A clear fluid called aqueous humor circulates inside the front portion of our eyes. To maintain a constant healthy eye pressure, the eye continually produces a small amount of aqueous humor while an equal amount of this fluid flows out of the eye. The fluid flows out through a very tiny drain called the trabecular meshwork, a complex network of cells and tissue in an area called the drainage angle.

If the drainage angle is blocked, excess fluid cannot flow out of the eye, causing the fluid pressure to increase.
If the drainage angle is blocked, excess fluid cannot flow out of the eye, causing the fluid pressure to increase.

If you have glaucoma, the aqueous humor does not flow through the trabecular meshwork properly. If the drainage angle is become less efficient at draining fluid, as in the common open-angle glaucoma, excess fluid cannot flow out of the eye properly, causing the intraocular pressure (IOP) to increase. Over time, raised IOP causes damage to the nerve fibers. If the drainage angle becomes completely blocked, eye pressure rises quickly, resulting in a narrow-angle glaucoma or angle-closure glaucoma attack, with severe eye and brow pain, nausea and vomiting. This kind of glaucoma attack is a medical emergency and must be treated immediately.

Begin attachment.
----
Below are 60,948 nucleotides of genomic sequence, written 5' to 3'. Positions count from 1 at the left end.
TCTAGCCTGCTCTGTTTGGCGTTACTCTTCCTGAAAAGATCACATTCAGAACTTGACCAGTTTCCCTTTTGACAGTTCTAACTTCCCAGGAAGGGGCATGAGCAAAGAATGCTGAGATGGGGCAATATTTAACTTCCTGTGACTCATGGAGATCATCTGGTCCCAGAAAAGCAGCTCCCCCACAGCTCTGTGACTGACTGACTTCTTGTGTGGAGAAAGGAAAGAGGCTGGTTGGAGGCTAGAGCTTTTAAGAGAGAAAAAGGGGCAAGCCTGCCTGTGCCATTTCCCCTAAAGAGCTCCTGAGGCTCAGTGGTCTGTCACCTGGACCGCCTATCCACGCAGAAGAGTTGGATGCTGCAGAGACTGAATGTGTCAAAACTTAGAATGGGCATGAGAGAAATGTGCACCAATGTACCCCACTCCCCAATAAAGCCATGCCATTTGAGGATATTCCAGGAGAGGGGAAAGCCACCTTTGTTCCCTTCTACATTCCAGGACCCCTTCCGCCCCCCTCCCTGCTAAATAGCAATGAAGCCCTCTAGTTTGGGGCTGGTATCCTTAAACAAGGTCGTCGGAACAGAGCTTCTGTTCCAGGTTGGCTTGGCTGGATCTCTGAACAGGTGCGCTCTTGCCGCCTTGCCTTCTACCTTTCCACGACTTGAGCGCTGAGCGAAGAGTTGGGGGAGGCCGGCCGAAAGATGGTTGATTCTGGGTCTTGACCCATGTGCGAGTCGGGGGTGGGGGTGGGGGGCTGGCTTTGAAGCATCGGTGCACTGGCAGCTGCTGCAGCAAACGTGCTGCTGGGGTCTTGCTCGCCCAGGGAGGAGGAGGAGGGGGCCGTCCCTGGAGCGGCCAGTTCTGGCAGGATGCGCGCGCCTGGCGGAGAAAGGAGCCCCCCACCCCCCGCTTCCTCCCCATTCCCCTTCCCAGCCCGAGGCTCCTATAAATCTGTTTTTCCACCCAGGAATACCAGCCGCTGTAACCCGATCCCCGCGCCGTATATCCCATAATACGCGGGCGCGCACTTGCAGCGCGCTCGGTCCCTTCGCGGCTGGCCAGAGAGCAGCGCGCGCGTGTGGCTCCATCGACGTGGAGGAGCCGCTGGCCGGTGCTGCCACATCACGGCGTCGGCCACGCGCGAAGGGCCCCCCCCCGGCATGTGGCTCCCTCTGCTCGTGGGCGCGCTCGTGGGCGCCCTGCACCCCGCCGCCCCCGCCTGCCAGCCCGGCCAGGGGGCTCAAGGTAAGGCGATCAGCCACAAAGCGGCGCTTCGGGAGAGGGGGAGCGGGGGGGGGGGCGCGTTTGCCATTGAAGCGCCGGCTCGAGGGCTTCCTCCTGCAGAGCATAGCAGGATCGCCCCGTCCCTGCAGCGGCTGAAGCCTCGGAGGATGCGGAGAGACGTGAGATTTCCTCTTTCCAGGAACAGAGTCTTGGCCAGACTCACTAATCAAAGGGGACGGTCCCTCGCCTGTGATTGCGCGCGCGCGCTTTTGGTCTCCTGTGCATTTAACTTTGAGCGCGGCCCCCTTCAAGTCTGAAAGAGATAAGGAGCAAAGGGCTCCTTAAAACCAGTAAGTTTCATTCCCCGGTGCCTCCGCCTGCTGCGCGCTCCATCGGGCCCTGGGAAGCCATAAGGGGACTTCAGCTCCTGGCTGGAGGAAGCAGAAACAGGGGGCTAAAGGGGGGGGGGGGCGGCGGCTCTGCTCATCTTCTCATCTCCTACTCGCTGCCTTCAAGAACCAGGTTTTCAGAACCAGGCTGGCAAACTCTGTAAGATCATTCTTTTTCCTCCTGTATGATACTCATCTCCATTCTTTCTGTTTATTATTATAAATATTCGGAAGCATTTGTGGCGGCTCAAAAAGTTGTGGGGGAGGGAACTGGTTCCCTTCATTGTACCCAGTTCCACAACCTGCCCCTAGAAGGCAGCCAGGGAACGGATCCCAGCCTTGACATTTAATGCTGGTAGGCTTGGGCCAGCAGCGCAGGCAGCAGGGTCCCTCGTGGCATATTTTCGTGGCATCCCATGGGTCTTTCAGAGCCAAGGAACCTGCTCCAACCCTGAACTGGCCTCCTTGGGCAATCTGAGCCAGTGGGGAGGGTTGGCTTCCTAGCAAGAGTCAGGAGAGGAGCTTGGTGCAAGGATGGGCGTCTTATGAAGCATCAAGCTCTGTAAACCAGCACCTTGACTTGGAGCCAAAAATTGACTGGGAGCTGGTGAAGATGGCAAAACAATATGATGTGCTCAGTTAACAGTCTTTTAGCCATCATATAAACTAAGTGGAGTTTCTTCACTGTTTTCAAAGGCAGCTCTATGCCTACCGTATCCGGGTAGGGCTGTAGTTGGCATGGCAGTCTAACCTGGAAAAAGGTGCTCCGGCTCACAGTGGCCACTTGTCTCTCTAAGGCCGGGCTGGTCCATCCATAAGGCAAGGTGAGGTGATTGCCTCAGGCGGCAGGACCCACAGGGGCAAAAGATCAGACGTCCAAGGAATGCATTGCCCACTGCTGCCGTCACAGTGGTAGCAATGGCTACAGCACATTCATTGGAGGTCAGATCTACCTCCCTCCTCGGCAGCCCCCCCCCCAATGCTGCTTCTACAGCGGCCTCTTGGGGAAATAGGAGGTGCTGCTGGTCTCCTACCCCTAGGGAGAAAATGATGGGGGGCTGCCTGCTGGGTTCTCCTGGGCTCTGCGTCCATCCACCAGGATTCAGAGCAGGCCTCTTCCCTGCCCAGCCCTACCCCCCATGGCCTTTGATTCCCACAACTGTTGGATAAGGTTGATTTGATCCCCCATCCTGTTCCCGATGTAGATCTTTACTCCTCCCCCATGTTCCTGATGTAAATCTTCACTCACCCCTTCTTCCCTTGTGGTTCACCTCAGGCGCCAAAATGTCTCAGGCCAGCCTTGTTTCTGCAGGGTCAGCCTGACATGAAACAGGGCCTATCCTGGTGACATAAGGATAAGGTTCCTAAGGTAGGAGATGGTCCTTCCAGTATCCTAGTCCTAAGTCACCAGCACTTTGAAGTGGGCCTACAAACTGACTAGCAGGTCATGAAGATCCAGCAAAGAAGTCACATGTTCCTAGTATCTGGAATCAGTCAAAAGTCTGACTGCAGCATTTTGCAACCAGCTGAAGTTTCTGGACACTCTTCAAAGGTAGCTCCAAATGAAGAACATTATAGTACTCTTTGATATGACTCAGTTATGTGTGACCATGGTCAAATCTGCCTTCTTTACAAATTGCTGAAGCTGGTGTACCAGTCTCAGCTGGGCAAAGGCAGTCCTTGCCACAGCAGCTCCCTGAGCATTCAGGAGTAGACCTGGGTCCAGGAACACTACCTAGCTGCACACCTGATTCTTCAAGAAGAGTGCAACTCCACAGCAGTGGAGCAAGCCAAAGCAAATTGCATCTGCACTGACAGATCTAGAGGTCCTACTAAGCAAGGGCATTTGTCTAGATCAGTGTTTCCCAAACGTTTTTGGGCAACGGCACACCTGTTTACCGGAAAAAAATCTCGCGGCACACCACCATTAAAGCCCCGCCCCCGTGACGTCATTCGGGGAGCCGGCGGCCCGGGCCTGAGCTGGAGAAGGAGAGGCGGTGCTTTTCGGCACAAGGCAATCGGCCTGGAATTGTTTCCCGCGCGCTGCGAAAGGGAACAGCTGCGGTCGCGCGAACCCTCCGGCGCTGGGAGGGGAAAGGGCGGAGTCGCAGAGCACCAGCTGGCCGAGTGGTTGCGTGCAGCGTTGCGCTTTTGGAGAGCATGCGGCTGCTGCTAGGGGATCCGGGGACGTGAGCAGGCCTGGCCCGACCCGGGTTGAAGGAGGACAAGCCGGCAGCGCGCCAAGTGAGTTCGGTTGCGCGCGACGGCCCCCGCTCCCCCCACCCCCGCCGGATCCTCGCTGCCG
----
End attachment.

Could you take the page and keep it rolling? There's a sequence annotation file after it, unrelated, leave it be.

Damage to the optic nerve can occur at different eye pressures among different patients. Your ophthalmologist (Eye M.D.) establishes a target eye pressure for you that he or she predicts will protect your optic nerve from further damage. Different patients have different target pressures.

Some people have a type of glaucoma called normal tension, or low tension glaucoma. Their eye pressure is consistently below 21 mm Hg, but optic nerve damage and visual field loss still occur.

Congenital glaucoma is a rare type of glaucoma that develops in infants and young children. It can be hereditary, and it happens when the eye’s drainage system doesn’t develop fully or correctly before birth.

Glaucoma can often be caused by another eye condition or disease. This is known as secondary glaucoma. For example, someone who has a tumor or people undergoing long-term steroid therapy may develop secondary glaucoma. Other causes of secondary glaucoma include:

  • Eye injury;
  • Inflammation of the eye;
  • Abnormal blood vessel formation from diabetes or retinal blood vessel blockage;
  • Use of steroid-containing medications (pills, eyedrops, sprays); or
  • Pigment dispersion, where tiny fragments or granules from the iris (the colored part of the eye) can circulate in the aqueous humor (the fluid within the front portion of the eye) and block the trabecular meshwork, the tiny drain for the eye’s aqueous humor.

 

If you have received a glaucoma diagnosis from your Eye M.D., your doctor will talk about possible treatment options, such as glaucoma eyedrops and/or glaucoma surgery.

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Reviewed by: Dr. Kuldev Singh on Sept. 1, 2013

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